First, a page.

Monday, March 31, 2008

'07-'08 Power Profiles

The accompanying chart from WKO+ software shows the best Critical Power for every duration for the last two seasons for one of the athletes I coach. He is a 56-year-old who competes both as a road cyclist and triathlete. He is quite successful racing in both sports.

The solid yellow line is his 2007 season and the broken yellow line is the 2008 season as of last week. Across the horizontal X-axis are durations starting with 1 second on the left end and progressing beyond 4 hours, 34 minutes, 29 seconds (4:34:29) on the right end. The vertical Y-axis represents power. The low end is 0 watts and the high end is 1800 watts. (While a good rider, he's never done 1800w in his life or even close to it. Everything above about 1000w is random and incorrect data and should be ignored.)

Notice how at about 3 minutes the yellow lines separate. This tells me that as the duration of the effort gets shorter he was producing far greater power in 2007 than so far this year. I expect nearly all of the 2007 data points left of 3 minutes were produced in races. And since he hasn't raced yet this year and has been focused on base training elements (aerobic endurance, muscular endurance, force and speed skills) his upper end power has not been challenged. It's time to shift his training focus toward intervals with shorter work bouts of about 3 minutes or less done at his CP6 power (best power output for 6 minutes).

Also notice how the lines to the right of 3 minutes converge. As the duration gets longer his power output approaches that of last season. This suggests that his base aerobic endurance fitness is well developed and confirms that it's time to move on to the build period of training with a greater emphasis on anaerobic endurance.

Click the chart to expand it so you can read the comments which further describe what I see happening with his training this season.

Analysis tools such as WKO+ are changing the way I go about making decisions regarding how to train athletes. I'm a better coach and the athletes are faster because of such data.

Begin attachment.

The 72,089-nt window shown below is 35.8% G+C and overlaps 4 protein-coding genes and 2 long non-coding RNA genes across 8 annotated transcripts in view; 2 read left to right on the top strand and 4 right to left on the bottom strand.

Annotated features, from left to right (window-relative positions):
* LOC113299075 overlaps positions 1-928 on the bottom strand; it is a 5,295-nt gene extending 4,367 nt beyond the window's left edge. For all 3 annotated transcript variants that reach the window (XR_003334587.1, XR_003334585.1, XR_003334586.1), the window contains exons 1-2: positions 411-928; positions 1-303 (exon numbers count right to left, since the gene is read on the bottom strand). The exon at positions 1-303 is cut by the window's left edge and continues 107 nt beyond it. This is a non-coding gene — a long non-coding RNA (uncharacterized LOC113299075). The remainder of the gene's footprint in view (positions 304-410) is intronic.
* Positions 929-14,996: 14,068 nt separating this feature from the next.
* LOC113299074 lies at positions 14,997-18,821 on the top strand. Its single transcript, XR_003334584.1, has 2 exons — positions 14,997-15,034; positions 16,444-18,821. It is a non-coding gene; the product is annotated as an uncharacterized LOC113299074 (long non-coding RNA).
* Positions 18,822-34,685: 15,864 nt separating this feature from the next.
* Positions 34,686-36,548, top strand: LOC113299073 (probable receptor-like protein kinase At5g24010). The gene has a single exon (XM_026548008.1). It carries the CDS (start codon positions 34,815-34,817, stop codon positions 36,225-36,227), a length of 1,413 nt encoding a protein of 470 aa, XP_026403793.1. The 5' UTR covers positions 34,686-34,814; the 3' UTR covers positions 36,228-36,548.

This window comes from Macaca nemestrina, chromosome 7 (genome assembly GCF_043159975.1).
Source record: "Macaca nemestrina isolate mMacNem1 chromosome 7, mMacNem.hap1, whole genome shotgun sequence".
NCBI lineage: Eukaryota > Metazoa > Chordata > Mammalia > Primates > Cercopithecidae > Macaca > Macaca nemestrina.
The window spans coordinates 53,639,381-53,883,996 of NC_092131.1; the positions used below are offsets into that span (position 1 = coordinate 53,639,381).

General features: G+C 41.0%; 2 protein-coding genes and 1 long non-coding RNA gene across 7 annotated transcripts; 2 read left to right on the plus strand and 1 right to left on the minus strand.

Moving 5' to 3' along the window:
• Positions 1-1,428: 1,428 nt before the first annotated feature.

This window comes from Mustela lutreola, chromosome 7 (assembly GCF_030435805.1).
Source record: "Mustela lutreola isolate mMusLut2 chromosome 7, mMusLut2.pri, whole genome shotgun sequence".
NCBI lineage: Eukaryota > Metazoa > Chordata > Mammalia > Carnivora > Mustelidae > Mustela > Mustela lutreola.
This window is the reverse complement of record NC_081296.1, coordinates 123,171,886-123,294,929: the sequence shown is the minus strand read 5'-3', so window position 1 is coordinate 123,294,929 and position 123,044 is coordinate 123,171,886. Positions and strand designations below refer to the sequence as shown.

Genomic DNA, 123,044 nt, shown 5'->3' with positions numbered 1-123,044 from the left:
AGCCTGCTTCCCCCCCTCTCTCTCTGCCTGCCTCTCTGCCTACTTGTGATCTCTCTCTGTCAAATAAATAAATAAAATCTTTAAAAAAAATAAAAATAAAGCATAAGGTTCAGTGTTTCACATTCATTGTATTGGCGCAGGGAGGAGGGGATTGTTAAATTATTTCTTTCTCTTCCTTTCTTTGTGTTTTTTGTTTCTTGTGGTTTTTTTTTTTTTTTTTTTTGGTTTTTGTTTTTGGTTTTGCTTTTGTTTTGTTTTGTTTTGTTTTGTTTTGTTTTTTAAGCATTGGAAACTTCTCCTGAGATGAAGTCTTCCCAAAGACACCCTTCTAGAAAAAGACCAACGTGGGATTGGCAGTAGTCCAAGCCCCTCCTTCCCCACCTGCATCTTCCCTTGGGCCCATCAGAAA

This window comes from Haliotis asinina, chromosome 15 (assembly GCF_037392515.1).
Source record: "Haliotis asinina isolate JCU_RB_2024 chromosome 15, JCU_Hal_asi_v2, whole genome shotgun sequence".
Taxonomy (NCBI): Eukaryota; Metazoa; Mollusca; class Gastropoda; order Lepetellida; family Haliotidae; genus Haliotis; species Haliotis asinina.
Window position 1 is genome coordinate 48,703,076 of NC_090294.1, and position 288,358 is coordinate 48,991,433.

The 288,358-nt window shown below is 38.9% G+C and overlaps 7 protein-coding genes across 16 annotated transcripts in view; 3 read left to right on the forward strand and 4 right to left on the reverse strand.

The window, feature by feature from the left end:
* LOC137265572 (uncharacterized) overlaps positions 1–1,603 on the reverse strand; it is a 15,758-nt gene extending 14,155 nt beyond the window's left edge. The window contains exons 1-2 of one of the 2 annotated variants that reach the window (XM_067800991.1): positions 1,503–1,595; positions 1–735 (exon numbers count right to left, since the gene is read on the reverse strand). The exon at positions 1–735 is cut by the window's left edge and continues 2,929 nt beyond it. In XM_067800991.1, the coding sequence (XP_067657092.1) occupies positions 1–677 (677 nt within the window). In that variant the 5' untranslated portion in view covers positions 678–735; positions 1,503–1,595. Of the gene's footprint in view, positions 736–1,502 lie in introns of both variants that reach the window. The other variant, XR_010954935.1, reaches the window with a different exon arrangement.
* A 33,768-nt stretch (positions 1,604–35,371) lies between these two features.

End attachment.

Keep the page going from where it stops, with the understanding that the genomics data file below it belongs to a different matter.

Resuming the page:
At March 31, 2008 11:34 AM , Blogger Ron said...

Seems like he lost a lot of his upper end fitness. I also think he could focus more on getting accurate power information on his intervals less than 1 minute, rather than the data upto 4 hours and 30 minutes. Its pretty much sealed that he has very good endurance.

At April 2, 2008 6:37 PM , Blogger MWHack said...

Also, wouldn't you even expect some of his top power outputs for longer durations to increase as well once racing starts? It seems unlikely that even the most disciplined of athletes would have higher power output over the course of an hour of training in Jan/Feb/March than in a very hard race. Has that been your experience?

At April 2, 2008 8:31 PM , Blogger Joe Friel said...

mwhack--Certainly. You can see there is a small gap between the '07 and '08 data to the right of 3 minutes. I expect that gap to close as the race season progresses. It's just that the gap to the left of 3 minutes is huge.

At April 5, 2008 4:39 AM , Anonymous Anonymous said...

too bad WKO+ doesn't work for MACs

At July 28, 2008 3:54 PM , Anonymous Anonymous said...

His power profile looks really unique to me. It's interesting that his 2007 CP30 power is close to mine (245 vs 250w) but his sprint power is way, way huge (him: 1800+ watts peak vs mine of 1100w or so). Have you suggested match sprints on the track to this guy, Joe?

At July 29, 2008 3:42 PM , Blogger Joe Friel said...

anon--That 1800 was bad data. He has never exceeded 800w. The athlete and I found the bad data point in an old file and deleted it.

At October 4, 2008 3:30 PM , Anonymous Anonymous said...

From my own power history, looking at Normalized Power tends to smooth the curve considerably (though many of my rides are off-road). Is there a reason why you wouldn't want to look at his NP vs his Average power?

At October 4, 2008 4:43 PM , Blogger Joe Friel said...

Hi Anon--WKO+ software uses AP for this chart.


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